The heart is an exquisitely developed organ that primarily has four chambers: the right and left atria, and the right and left ventricles. For these chambers, the four valves serve as a bypass.
The right atria to ventricle flow are regulated by the tricuspid valve.
The left atria to ventricle flow are controlled by the mitral valve.
The aortic valve regulates the flow from the left ventricle to the aorta which is the main blood vessel.
Right ventricle to pulmonary artery flow is controlled by the pulmonary valve.
Pathological issues with these leads, particularly stenosis and regurgitation. The focus of this article is aortic regurgitation.
Regurgitation: What is it?
The valves' primary function is to stop blood from flowing backward. However, the valves don't close because of an underlying pathological issue. Aortic regurgitation results from the blood from the aorta flowing back into the left ventricle during the diastolic phase of the heart's activity.
Heart in the throat!!
Patients with aortic regurgitation can see a palpable pulse of an aneurysm on the aortic arch. Aortic insufficiency results from the aortic valve's malfunctioning in aortic regurgitation, which causes the blood to flow back into the left ventricle. This causes the blood flow from the aorta to diminish, which causes the carotid artery to collapse. This condition is known as the CORRIGAN SIGN, and it is brilliantly illustrated in the video up top. It is among the crucial signs of aortic regurgitation.
The story of this sign begins with Sir Dominic Corrigan, the physicist who first noticed it. Thomas Watson later compared it to a water-hammer toy in 1844, 11 years after the discovery, and as a result, the name Corrigan sign was replaced with Watson pulse. Collapsing pulse, water hammer pulse, and pulsus celer are some of the alternate names.
What makes it hazardous?
As is well known, the left ventricles pump oxygenated blood throughout the body, and a reduction in blood flow to the aorta affects the delivery of blood to other organs. As blood flows back into the left ventricle, the left ventricle's pressure increases and the stroke volume reduces as a result. Low cardiac output can result in hypotension and, in extreme circumstances, cardiogenic shock.
What causes it?
Rheumatic disorders, where antibodies target our body cells, in this case, the valve, are the most frequent cause. Congenital abnormalities, the presence of only two leaflets (in this situation, the tricuspid valve's one leaflet is attached to the aortic valve), an aortic aneurysm, and degenerative illnesses are other common causes. The common risk factor is high blood pressure. Blood flow increases during this, which causes the valve to dilate and eventually become difficult to seal properly, resulting in regurgitation. Another cause could be connective tissue disorders and aortic inflammation.
How do patients with aortic regurgitation appear?
Clinically, there are two types of aortic regurgitation: acute and chronic. Acute aortic regurgitation causes patients to experience extreme breathlessness because less blood is being produced and less of it is getting to their organs, which means that they are receiving less oxygen.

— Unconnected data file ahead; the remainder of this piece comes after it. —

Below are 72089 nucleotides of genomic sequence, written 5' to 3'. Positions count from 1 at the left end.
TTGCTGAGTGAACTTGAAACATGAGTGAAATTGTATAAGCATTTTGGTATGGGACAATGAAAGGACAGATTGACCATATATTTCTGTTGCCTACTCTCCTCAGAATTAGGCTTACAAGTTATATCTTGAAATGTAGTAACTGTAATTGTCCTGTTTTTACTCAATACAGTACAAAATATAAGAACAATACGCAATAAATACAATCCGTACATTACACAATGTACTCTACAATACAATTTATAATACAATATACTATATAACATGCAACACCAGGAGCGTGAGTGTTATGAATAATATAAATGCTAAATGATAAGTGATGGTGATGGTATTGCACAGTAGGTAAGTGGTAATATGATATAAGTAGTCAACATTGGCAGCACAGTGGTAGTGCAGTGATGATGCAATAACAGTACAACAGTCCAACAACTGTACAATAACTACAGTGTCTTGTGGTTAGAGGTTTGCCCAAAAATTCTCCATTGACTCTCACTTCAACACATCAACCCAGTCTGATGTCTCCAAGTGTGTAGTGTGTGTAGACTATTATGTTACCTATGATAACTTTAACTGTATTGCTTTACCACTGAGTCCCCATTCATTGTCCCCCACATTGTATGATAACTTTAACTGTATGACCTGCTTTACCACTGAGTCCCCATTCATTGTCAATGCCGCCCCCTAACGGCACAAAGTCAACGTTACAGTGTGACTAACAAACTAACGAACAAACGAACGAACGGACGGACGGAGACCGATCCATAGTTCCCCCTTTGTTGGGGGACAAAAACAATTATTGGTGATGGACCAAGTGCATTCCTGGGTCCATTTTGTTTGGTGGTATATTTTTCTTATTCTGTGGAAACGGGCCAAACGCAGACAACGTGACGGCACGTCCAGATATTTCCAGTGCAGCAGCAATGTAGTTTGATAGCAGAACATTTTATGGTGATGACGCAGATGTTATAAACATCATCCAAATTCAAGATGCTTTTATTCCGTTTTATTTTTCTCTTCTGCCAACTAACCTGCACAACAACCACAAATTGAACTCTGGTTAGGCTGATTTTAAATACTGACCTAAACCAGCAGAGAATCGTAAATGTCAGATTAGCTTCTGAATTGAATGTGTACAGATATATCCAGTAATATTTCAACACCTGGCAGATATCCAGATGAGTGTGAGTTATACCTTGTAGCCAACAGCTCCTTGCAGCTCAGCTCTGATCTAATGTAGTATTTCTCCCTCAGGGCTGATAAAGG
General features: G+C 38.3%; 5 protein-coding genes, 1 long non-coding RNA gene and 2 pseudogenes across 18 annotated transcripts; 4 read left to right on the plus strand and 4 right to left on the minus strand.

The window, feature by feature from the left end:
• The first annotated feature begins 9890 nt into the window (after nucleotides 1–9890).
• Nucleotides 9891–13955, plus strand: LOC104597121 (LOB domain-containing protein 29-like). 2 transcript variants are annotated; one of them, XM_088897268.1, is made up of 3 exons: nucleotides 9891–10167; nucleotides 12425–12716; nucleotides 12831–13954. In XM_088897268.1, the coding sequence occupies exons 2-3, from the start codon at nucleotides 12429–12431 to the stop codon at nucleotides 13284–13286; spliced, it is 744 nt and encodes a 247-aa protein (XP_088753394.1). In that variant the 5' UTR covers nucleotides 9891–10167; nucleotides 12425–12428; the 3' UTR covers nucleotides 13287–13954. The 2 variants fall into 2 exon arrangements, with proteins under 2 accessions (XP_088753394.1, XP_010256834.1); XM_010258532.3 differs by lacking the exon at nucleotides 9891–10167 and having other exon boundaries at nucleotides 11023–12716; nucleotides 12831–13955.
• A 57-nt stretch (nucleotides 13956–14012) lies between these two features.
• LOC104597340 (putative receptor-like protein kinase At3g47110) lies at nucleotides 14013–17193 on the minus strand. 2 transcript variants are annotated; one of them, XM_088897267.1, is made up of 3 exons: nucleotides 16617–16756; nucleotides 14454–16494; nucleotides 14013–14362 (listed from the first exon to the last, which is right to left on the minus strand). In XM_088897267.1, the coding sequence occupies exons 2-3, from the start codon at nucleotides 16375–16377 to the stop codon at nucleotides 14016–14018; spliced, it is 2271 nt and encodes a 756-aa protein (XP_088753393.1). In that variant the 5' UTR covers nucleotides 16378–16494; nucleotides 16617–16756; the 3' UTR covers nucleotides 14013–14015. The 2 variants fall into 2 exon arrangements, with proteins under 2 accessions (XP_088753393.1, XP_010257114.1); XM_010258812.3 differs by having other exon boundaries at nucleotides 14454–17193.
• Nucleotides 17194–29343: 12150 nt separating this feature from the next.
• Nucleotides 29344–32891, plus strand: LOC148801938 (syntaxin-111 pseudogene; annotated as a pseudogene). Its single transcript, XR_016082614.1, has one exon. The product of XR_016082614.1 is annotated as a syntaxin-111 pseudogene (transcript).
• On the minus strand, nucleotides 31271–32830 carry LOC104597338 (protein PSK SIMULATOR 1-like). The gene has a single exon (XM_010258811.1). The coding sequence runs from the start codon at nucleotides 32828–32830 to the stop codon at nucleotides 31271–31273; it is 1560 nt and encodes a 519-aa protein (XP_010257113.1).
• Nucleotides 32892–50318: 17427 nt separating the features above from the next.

• Heart failure
• Heartbeat speeding up as pressure builds
Cyanosis and pulmonary edema
Palpitations, a feeling of a pounding heartbeat, shortness of breath, chest pain, and sudden cardiac death are all symptoms of chronic aortic regurgitation.
There are a few key indicators that Aortic regurgitation is present.
1. The De Musset sign, which displays head nodding for each heartbeat
2. When the popliteal systolic pressure is higher than the brachial systolic pressure, this is known as the "Hill sign."
3. Corrigan pulse, also known as a "water hammer pulse," is characterized by excessive arterial pulsations that are visible and cause a strong and rapid collapse in pulse as demonstrated in the video.
4. Quincke sign: Capillary pulsations are felt when pressure is applied to the nail bed.
5. Pulsations in the uvula can be detected as the Muller sign.
6. Taube's sign: Sounds resembling pistol shots in the femoral artery
How is aortic regurgitation identified?
Cardiac magnetic resonance
How is the degree of aortic regurgitation determined?
A grading system based on the 2014 ACC/AHA guideline for the care of patients with the valvular disease can be used to achieve this.
Patients in Stage A who are at risk and asymptomatic
Stage B: There is no symptomatology yet but progressive, but the Systolic function of the left ventricle is normal.
Stage C: Extremely bad but symptomless. It is once more classified into C1 (> 50% moderate dilatation) and C2 (50% severe dilation) depending on the ejection fraction.
Stage D- severe with symptoms
Surgery alternatives include the placement of the tricuspid valve's leaflet in the aortic valve. This technique is taken into consideration for congenital defects because the tricuspid valve has less workload than the aortic valve.
Calcium channel blockers, angiotensin receptor blockers, vasodilators, and intravenous diuretics are examples of conservative therapy.
According to a recent study, people who took digoxin over nifedipine had much fewer symptoms overall. Angiotensin-converting enzyme inhibitors were found to be superior to vasodilators in another trial, which was similar to the first.
Our hearts are just like mothers. It endures everything with patience, but it is also our responsibility to properly care for it and maintain its health.
3) The Corrigan Sign- Richard Allen Dickey, MD JAMA. 1969;209(3):419. doi:10.1001/jama.1969.03160160055026